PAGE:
John Gates, 78, U.S. Communist
MIAMI BEACH, Fla. - John Gates, a former American Communist Party leader convicted of plotting to overthrow the U.S. government, has died at age 78, his wife said yesterday.
Gates died Saturday at the Miami Heart Institute. He had heart disease and had suffered a stroke.
Gates was the chief editor of the party newspaper, the Daily Worker, and one of seven national party secretaries until he broke with the party in 1958 after losing a campaign to democratize it.
He was one of the party leaders convicted in the nation's first Communist trials for plotting to overthrow the government and spent five years in prison. Gates denied the charge and said he was always a loyal American.
After his release from prison, Gates lobbied for reform within the party, saying it should split from Moscow's Communist Party and concentrate on working peacefully against injustices in the capitalist system.
"The ideals that attracted me to socialism still motivate me," his resignation letter said. But "the Communist Party has ceased to be an effective force for democracy, peace and socialism."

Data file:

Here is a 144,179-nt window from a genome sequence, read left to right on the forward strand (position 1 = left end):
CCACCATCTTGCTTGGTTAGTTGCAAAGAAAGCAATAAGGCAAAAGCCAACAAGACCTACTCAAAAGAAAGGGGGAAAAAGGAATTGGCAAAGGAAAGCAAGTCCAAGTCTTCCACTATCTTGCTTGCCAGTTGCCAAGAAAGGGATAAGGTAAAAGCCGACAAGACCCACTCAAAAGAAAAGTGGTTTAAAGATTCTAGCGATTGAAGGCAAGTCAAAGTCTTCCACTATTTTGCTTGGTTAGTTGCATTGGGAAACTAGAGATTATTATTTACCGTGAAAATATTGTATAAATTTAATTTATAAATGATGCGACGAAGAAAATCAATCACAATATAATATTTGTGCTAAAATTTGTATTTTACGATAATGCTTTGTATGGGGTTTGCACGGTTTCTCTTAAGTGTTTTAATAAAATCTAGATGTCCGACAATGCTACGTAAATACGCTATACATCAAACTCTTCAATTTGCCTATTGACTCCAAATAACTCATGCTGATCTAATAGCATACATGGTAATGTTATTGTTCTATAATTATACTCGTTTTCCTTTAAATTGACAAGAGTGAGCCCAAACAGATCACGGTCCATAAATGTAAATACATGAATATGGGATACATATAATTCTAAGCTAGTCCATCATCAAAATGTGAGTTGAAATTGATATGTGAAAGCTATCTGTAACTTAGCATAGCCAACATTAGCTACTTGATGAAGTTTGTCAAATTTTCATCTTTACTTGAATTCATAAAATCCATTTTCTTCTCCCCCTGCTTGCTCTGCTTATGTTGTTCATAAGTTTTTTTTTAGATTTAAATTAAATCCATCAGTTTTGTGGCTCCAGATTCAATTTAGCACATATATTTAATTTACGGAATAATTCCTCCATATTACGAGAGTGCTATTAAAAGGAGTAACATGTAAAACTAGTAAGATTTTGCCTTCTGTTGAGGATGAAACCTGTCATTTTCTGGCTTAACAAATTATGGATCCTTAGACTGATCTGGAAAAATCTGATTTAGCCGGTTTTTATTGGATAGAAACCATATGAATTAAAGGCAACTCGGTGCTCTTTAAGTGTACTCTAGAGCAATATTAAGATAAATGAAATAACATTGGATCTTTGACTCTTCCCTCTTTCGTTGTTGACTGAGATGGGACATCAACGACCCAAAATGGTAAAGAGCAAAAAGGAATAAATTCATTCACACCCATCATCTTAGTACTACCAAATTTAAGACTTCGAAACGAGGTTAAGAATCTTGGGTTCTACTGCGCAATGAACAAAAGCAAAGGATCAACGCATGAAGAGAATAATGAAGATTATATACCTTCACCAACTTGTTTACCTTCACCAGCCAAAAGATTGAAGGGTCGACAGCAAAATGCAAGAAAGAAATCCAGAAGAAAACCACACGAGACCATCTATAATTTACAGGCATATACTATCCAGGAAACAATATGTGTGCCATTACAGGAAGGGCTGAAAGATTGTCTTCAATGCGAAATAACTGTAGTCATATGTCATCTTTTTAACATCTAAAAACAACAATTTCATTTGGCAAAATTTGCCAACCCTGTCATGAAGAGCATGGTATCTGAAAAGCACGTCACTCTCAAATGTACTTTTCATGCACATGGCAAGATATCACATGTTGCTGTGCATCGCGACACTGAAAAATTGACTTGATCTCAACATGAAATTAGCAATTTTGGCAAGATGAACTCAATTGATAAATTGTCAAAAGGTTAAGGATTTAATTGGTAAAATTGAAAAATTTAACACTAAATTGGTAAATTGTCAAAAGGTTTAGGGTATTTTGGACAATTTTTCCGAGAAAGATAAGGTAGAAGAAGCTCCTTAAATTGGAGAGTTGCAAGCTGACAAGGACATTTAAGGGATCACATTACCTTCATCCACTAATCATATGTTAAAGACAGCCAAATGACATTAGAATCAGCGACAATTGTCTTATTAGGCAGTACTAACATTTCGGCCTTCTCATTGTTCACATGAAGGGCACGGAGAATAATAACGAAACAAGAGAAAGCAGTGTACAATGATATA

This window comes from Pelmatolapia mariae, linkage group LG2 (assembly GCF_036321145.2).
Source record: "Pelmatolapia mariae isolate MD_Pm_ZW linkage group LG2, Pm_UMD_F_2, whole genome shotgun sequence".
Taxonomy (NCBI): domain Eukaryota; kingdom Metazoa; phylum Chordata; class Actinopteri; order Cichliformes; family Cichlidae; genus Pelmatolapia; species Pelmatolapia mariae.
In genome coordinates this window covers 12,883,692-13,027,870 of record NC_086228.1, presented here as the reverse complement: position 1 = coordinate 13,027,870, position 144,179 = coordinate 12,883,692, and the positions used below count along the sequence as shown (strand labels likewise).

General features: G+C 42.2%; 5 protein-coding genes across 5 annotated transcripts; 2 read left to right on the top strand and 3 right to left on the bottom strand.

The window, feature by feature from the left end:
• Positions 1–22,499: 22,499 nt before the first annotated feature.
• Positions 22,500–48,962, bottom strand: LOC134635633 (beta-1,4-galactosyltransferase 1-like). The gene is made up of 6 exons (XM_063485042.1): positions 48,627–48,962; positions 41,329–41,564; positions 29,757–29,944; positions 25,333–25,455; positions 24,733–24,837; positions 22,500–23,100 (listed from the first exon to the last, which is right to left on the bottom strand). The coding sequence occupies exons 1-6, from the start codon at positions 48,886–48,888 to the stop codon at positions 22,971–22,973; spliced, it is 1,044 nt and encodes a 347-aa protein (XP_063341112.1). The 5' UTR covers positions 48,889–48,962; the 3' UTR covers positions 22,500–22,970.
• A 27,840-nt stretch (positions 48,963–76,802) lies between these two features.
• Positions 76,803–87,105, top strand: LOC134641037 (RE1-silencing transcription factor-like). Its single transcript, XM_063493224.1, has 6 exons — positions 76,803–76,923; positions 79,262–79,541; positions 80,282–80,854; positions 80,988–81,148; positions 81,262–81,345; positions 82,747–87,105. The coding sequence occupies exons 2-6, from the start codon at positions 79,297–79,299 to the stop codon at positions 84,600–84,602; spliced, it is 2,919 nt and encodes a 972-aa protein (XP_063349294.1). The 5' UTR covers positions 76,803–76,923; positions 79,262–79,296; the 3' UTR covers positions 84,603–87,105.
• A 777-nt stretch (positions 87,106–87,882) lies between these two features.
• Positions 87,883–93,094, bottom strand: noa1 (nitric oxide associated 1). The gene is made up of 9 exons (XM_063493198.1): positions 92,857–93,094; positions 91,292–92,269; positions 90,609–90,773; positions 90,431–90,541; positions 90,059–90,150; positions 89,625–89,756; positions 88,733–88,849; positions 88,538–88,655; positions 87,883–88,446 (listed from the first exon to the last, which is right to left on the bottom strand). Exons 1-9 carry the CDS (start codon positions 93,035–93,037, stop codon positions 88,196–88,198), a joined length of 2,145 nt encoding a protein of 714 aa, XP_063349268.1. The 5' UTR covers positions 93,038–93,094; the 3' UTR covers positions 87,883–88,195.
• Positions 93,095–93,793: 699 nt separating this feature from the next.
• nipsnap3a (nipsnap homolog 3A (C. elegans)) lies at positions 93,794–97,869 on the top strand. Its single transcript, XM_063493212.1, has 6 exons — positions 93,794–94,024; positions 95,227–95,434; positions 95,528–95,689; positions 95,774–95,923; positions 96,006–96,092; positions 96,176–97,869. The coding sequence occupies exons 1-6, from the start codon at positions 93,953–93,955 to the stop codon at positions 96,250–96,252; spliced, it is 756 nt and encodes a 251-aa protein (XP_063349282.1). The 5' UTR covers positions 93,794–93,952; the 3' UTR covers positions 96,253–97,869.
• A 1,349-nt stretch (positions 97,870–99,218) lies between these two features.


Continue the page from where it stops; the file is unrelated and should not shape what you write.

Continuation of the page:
He worked for the International Ladies Garment Workers Union before retiring to Florida in 1987.
Born in New York City, Gates joined the Communist Party at age 17. He then moved to Ohio to mobilize jobless youths.
He fought in the Spanish Civil War, becoming commissar of the anti-fascist Abraham Lincoln Brigade at the age of 24. He was the highest ranking American in the war. He later enlisted in the U.S. Army and served in Europe during World War II.
He is survived by his wife, Lillian, a brother, and three sisters.
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